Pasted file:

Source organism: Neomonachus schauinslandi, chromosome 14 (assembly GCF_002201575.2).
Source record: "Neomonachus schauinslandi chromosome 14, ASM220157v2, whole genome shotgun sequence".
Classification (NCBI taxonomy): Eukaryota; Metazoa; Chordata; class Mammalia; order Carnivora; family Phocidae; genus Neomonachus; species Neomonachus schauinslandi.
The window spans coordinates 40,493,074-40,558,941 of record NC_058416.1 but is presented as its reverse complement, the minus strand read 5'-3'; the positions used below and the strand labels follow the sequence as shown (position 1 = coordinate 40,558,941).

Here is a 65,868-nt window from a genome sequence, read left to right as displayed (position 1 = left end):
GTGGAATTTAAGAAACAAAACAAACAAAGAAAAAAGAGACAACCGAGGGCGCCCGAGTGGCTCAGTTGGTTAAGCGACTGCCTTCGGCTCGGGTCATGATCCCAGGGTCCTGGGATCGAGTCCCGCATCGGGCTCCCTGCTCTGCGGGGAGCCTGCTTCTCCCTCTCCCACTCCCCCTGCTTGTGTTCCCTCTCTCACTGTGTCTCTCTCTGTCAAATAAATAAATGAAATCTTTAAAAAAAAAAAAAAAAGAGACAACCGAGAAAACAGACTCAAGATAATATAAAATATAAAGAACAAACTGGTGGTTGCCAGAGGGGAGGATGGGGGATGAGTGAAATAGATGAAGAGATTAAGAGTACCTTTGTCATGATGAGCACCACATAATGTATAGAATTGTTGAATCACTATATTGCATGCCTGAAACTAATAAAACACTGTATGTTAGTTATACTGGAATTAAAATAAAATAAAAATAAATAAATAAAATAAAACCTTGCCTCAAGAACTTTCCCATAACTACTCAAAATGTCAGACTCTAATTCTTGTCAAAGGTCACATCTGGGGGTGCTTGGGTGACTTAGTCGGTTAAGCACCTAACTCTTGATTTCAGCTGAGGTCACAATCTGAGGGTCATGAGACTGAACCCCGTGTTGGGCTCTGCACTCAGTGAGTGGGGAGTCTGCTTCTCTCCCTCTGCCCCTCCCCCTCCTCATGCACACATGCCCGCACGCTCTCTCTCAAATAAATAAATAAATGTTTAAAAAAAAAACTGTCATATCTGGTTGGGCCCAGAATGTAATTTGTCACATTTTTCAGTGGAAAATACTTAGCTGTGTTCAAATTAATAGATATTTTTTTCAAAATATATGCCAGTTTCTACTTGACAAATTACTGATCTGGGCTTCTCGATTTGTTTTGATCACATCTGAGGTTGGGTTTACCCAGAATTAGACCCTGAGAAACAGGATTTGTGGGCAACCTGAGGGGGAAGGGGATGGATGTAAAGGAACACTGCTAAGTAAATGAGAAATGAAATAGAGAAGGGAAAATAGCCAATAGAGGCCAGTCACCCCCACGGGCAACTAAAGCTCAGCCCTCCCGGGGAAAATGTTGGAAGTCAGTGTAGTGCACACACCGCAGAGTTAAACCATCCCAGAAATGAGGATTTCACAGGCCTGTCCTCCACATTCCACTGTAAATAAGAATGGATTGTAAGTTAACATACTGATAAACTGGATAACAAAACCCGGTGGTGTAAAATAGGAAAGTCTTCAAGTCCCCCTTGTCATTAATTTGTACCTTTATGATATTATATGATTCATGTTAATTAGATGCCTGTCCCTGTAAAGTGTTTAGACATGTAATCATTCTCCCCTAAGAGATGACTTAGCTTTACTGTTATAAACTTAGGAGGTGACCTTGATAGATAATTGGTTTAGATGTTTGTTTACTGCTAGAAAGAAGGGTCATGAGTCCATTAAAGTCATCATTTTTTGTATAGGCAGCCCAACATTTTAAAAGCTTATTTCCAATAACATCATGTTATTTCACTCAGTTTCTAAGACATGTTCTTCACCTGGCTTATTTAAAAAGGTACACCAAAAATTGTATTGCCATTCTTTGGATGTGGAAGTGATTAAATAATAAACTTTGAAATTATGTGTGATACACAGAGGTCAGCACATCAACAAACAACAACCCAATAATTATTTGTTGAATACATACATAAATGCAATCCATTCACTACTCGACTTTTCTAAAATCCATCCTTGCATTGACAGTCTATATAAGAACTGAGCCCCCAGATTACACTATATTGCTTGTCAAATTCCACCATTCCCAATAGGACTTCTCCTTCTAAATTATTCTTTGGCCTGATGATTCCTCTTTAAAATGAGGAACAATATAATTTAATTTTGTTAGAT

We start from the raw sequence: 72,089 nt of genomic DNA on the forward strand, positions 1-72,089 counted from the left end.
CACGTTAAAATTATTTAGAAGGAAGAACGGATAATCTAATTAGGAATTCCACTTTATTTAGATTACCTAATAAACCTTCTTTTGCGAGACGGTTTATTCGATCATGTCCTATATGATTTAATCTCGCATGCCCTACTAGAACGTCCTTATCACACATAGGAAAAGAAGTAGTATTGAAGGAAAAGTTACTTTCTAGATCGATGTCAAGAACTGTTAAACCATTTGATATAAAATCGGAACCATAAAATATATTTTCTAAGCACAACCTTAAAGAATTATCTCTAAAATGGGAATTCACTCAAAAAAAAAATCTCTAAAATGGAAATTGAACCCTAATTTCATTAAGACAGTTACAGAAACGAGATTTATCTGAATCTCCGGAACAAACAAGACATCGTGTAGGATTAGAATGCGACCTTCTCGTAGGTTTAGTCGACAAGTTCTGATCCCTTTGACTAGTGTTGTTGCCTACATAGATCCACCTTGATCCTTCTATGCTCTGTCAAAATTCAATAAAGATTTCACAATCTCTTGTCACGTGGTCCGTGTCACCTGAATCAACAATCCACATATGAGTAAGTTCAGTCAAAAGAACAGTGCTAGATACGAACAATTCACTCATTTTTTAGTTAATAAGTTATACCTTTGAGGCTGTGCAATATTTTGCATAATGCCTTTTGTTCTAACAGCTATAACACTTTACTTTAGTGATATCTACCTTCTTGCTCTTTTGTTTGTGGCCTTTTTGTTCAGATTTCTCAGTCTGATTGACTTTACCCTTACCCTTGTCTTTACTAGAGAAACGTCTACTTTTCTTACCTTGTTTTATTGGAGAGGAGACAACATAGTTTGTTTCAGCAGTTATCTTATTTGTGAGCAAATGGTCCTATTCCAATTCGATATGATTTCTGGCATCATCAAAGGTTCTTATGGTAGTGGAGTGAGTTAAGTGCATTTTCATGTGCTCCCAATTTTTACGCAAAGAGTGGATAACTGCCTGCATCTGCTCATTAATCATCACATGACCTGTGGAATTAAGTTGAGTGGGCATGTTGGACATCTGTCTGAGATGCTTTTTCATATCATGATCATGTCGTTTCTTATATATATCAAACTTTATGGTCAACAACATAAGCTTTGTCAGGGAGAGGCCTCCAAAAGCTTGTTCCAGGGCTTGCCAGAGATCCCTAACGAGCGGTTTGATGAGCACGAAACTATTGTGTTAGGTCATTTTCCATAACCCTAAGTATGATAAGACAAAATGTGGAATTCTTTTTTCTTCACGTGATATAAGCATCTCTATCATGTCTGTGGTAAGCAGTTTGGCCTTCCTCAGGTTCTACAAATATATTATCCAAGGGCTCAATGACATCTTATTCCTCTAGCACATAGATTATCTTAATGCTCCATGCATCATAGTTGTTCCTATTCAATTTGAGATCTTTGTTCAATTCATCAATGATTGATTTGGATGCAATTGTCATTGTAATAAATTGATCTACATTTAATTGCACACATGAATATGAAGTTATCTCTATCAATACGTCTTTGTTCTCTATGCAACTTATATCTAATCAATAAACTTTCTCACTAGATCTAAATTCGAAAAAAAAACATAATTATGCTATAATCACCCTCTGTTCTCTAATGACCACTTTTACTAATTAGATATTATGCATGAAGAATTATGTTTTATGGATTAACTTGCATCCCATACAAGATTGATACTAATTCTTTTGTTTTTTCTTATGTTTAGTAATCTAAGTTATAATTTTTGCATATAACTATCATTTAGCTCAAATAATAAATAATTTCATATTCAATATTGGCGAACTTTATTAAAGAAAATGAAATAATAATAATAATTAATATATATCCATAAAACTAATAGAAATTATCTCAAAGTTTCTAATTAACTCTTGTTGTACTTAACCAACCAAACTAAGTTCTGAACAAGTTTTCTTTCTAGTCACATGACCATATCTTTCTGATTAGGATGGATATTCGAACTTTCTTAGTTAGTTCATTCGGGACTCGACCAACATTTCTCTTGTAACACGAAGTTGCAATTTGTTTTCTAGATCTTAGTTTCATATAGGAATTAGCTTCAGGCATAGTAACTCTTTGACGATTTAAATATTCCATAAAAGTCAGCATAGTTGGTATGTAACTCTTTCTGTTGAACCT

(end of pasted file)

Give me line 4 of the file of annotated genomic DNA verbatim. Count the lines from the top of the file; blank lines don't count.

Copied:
The window spans coordinates 40,493,074-40,558,941 of record NC_058416.1 but is presented as its reverse complement, the minus strand read 5'-3'; the positions used below and the strand labels follow the sequence as shown (position 1 = coordinate 40,558,941).